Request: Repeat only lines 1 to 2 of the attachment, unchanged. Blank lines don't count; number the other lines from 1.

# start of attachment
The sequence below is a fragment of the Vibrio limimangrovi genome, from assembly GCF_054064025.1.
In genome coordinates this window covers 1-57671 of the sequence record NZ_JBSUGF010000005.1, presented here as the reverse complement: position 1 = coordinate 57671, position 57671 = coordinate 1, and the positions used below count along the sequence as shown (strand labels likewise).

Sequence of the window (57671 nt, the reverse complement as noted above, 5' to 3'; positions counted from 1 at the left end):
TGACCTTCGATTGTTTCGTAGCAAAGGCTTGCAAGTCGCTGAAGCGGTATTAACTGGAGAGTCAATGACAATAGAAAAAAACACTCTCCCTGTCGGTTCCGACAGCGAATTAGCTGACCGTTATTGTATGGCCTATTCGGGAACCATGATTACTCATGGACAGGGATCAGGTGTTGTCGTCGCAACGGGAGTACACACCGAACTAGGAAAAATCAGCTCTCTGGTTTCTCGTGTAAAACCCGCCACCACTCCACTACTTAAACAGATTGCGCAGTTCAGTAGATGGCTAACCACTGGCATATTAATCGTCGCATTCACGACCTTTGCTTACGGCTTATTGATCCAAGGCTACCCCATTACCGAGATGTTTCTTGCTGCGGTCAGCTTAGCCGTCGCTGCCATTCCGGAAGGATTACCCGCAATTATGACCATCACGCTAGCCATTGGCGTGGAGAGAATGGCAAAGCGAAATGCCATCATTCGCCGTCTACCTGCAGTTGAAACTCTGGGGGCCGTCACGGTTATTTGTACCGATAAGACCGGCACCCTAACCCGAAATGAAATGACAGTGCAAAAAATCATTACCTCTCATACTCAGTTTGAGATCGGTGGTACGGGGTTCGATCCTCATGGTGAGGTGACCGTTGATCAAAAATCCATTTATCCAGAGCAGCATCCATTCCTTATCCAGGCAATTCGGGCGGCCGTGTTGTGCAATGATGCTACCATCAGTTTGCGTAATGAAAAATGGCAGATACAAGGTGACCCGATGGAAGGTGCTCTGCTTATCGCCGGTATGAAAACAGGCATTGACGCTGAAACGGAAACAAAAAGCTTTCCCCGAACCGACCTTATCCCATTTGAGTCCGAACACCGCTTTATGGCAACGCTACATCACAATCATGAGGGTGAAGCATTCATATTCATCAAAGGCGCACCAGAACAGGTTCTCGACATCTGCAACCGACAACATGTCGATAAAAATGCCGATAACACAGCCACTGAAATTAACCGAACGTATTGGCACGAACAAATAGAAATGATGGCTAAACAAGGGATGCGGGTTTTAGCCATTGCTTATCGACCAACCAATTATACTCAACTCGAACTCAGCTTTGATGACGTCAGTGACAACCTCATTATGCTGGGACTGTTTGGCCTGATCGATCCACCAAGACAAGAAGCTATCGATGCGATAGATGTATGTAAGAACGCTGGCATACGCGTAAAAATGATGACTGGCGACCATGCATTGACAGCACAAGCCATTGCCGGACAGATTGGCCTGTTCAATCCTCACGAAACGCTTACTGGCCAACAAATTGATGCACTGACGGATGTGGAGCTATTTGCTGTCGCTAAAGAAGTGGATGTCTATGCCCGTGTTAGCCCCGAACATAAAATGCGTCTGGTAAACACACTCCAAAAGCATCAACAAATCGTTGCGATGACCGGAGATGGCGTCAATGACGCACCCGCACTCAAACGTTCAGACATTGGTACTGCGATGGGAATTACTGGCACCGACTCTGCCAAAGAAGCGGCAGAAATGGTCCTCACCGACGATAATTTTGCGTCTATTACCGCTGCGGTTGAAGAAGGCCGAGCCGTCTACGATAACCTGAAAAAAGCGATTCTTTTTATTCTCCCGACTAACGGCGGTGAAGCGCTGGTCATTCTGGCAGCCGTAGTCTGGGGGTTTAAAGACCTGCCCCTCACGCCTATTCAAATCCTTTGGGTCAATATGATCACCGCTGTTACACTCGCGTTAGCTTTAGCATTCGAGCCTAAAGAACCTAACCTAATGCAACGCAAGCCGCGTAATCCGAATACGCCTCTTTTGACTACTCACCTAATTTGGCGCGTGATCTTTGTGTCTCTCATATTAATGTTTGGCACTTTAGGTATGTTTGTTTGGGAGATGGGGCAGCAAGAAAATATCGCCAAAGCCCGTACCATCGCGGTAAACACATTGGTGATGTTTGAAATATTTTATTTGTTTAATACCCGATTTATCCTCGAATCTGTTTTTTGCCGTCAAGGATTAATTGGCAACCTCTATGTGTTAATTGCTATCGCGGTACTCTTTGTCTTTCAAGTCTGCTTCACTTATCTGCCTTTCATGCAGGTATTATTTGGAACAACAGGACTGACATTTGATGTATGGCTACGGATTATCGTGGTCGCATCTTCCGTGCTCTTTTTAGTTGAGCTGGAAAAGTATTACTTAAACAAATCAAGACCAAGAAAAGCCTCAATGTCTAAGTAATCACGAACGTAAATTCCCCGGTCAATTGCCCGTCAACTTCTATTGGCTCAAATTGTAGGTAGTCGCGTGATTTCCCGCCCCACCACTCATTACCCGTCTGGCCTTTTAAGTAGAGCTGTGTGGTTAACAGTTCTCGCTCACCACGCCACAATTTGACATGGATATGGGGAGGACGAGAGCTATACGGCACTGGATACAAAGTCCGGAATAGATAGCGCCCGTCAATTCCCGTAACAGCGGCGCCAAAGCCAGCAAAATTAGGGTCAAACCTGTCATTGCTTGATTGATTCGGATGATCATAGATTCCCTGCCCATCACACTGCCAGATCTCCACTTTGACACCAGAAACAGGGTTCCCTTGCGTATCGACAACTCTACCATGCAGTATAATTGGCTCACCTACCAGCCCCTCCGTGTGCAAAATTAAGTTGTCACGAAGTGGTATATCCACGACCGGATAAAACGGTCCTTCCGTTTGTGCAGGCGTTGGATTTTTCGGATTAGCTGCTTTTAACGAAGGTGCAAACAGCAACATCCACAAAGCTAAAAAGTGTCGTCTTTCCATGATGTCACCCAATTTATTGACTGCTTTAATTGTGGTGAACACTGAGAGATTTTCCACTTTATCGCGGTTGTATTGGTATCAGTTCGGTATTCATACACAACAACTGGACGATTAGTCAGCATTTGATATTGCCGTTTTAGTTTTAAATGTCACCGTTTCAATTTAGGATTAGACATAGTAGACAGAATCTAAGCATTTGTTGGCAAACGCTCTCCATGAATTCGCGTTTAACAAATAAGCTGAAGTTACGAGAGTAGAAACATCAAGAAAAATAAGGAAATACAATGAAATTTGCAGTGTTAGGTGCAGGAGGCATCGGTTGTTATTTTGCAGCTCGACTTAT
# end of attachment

The sequence below is a fragment of the Vibrio limimangrovi genome, from assembly GCF_054064025.1.
In genome coordinates this window covers 1-57671 of the sequence record NZ_JBSUGF010000005.1, presented here as the reverse complement: position 1 = coordinate 57671, position 57671 = coordinate 1, and the positions used below count along the sequence as shown (strand labels likewise).